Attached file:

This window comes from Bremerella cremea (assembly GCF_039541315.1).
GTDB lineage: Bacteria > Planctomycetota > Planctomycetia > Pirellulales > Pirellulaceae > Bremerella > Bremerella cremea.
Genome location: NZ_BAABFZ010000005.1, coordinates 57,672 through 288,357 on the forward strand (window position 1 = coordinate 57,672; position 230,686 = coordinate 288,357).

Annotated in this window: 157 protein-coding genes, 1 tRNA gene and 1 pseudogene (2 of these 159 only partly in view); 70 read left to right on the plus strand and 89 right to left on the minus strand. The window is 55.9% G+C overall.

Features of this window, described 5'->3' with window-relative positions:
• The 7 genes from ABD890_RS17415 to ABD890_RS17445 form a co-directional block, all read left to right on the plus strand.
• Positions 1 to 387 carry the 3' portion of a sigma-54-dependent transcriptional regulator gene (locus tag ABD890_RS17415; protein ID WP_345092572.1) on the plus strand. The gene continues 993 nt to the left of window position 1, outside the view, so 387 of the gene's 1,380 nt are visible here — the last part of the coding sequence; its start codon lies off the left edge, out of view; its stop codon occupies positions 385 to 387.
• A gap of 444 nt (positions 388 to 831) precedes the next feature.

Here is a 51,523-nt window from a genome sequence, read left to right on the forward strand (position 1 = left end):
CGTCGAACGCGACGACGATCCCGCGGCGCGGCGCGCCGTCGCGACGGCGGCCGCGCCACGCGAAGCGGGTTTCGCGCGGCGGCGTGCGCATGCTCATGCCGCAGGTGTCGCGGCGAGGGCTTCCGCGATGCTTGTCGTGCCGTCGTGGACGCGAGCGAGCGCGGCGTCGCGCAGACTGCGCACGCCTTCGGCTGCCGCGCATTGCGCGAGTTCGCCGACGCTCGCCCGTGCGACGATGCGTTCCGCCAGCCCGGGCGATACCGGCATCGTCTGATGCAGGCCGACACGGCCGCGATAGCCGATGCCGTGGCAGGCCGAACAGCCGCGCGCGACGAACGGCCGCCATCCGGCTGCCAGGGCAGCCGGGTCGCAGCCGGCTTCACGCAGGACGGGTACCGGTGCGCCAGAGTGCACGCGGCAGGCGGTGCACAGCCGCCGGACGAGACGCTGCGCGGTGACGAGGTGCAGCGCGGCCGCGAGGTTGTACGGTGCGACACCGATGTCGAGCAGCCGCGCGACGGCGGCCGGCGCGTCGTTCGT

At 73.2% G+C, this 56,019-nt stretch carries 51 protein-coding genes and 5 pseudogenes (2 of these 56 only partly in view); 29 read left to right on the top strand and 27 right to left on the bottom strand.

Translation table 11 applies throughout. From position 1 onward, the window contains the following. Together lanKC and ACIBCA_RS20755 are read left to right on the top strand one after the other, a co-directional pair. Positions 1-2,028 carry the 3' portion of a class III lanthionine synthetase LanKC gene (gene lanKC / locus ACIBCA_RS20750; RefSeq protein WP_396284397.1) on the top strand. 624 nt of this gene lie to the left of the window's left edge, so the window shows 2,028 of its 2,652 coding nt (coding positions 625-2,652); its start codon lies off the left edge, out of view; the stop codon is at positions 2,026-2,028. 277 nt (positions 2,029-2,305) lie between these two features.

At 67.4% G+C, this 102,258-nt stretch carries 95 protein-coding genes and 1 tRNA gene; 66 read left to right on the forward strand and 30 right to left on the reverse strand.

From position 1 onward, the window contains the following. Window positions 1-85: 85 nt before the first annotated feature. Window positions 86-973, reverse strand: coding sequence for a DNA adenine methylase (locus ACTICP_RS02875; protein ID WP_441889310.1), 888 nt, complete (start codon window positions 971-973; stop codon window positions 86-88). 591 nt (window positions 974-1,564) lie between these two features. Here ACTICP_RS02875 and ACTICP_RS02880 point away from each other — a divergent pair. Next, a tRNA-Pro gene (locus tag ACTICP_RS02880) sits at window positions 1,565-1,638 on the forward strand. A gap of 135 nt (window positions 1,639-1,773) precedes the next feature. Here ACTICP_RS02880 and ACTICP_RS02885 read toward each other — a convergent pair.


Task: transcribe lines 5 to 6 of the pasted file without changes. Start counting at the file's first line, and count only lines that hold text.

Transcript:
Features of this window, described 5'->3' with window-relative positions:
• The 7 genes from ABD890_RS17415 to ABD890_RS17445 form a co-directional block, all read left to right on the plus strand.